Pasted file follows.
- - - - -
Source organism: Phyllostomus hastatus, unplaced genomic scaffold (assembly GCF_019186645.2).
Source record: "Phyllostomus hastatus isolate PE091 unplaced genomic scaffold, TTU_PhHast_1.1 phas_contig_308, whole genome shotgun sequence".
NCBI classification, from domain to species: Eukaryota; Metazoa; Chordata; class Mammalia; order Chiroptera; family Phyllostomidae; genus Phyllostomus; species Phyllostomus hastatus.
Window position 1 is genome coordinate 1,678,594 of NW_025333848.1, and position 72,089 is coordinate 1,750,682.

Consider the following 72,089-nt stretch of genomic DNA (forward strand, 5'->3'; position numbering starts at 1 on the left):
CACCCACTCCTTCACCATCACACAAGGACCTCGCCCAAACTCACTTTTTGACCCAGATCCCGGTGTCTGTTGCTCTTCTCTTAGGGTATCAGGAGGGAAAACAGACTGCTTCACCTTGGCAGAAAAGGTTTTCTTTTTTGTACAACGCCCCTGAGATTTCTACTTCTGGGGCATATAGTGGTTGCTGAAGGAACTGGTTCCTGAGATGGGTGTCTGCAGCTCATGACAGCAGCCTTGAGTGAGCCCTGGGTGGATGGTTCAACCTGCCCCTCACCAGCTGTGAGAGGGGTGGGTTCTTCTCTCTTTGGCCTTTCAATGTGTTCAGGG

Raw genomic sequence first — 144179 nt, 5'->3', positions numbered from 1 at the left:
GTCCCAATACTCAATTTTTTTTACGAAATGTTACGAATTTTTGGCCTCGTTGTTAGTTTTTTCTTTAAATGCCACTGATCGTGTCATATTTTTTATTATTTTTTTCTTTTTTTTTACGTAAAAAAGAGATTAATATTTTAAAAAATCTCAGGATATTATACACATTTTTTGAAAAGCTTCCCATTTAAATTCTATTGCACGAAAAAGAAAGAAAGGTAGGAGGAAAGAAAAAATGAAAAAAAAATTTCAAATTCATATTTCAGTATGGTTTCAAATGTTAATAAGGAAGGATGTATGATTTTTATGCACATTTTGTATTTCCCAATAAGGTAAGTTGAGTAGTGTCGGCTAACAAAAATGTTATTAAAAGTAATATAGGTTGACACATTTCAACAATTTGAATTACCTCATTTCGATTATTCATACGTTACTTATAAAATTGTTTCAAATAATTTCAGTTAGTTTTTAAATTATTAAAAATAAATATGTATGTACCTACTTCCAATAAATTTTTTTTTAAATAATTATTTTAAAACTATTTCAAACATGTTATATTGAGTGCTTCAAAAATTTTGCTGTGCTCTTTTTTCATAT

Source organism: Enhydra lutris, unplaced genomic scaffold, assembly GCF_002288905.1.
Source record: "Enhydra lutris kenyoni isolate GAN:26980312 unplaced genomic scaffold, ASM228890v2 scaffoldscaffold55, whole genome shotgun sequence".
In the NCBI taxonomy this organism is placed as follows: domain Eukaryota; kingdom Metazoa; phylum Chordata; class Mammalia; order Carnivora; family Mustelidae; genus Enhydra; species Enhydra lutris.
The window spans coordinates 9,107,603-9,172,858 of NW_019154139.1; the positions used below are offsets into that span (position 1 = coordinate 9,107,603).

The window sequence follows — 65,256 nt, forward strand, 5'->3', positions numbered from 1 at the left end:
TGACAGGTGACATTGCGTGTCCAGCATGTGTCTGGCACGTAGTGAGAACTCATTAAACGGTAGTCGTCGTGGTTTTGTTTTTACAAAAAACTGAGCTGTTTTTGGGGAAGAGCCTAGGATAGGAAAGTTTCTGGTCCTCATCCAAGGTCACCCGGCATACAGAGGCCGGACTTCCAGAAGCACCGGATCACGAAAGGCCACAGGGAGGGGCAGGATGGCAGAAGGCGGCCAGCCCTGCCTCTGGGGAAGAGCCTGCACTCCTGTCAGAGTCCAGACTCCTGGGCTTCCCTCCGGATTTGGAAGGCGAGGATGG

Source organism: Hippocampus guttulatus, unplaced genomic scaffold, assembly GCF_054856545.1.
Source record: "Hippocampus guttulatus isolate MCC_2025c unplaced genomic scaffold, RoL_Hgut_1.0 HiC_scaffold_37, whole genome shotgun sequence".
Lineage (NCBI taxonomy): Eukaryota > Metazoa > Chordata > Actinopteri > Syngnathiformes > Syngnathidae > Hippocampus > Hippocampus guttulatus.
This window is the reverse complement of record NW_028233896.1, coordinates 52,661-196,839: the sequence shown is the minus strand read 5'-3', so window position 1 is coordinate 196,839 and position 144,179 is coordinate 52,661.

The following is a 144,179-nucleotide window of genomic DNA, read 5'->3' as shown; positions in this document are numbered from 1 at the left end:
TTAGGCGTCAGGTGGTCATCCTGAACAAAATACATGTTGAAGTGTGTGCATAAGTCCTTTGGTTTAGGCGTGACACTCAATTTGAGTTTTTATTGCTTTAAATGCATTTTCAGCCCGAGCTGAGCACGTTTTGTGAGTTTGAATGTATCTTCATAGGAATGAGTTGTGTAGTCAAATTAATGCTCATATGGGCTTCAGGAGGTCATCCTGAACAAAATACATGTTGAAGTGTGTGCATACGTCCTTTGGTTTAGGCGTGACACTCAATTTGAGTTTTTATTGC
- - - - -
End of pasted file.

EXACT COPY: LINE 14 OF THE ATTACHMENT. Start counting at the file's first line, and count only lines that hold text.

TGACAGGTGACATTGCGTGTCCAGCATGTGTCTGGCACGTAGTGAGAACTCATTAAACGGTAGTCGTCGTGGTTTTGTTTTTACAAAAAACTGAGCTGTTTTTGGGGAAGAGCCTAGGATAGGAAAGTTTCTGGTCCTCATCCAAGGTCACCCGGCATACAGAGGCCGGACTTCCAGAAGCACCGGATCACGAAAGGCCACAGGGAGGGGCAGGATGGCAGAAGGCGGCCAGCCCTGCCTCTGGGGAAGAGCCTGCACTCCTGTCAGAGTCCAGACTCCTGGGCTTCCCTCCGGATTTGGAAGGCGAGGATGG